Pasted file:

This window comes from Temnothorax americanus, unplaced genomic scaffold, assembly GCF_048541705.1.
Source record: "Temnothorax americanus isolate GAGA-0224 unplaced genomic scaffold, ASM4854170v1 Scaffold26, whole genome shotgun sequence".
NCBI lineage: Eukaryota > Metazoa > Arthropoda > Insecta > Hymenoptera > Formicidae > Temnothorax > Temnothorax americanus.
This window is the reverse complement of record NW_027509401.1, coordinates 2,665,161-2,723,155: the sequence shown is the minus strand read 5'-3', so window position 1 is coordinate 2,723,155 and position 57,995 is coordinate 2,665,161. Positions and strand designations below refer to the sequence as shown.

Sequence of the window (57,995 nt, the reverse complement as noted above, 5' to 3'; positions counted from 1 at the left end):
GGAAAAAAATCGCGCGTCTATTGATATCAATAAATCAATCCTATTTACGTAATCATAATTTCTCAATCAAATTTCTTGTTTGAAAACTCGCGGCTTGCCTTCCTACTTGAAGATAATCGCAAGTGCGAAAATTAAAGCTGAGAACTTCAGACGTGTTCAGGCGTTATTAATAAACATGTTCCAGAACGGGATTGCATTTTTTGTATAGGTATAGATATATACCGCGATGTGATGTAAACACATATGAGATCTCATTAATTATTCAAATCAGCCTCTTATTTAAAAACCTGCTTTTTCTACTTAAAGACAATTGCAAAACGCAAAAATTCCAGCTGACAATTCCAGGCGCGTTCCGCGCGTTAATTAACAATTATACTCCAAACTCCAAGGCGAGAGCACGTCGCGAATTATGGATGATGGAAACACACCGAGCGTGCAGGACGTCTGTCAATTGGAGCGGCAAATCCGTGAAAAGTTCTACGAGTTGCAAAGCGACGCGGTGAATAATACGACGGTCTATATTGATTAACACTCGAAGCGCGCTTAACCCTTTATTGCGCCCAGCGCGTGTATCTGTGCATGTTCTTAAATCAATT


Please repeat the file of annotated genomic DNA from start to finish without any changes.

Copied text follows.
This window comes from Temnothorax americanus, unplaced genomic scaffold, assembly GCF_048541705.1.
Source record: "Temnothorax americanus isolate GAGA-0224 unplaced genomic scaffold, ASM4854170v1 Scaffold26, whole genome shotgun sequence".
NCBI lineage: Eukaryota > Metazoa > Arthropoda > Insecta > Hymenoptera > Formicidae > Temnothorax > Temnothorax americanus.
This window is the reverse complement of record NW_027509401.1, coordinates 2,665,161-2,723,155: the sequence shown is the minus strand read 5'-3', so window position 1 is coordinate 2,723,155 and position 57,995 is coordinate 2,665,161. Positions and strand designations below refer to the sequence as shown.

Sequence of the window (57,995 nt, the reverse complement as noted above, 5' to 3'; positions counted from 1 at the left end):
GGAAAAAAATCGCGCGTCTATTGATATCAATAAATCAATCCTATTTACGTAATCATAATTTCTCAATCAAATTTCTTGTTTGAAAACTCGCGGCTTGCCTTCCTACTTGAAGATAATCGCAAGTGCGAAAATTAAAGCTGAGAACTTCAGACGTGTTCAGGCGTTATTAATAAACATGTTCCAGAACGGGATTGCATTTTTTGTATAGGTATAGATATATACCGCGATGTGATGTAAACACATATGAGATCTCATTAATTATTCAAATCAGCCTCTTATTTAAAAACCTGCTTTTTCTACTTAAAGACAATTGCAAAACGCAAAAATTCCAGCTGACAATTCCAGGCGCGTTCCGCGCGTTAATTAACAATTATACTCCAAACTCCAAGGCGAGAGCACGTCGCGAATTATGGATGATGGAAACACACCGAGCGTGCAGGACGTCTGTCAATTGGAGCGGCAAATCCGTGAAAAGTTCTACGAGTTGCAAAGCGACGCGGTGAATAATACGACGGTCTATATTGATTAACACTCGAAGCGCGCTTAACCCTTTATTGCGCCCAGCGCGTGTATCTGTGCATGTTCTTAAATCAATT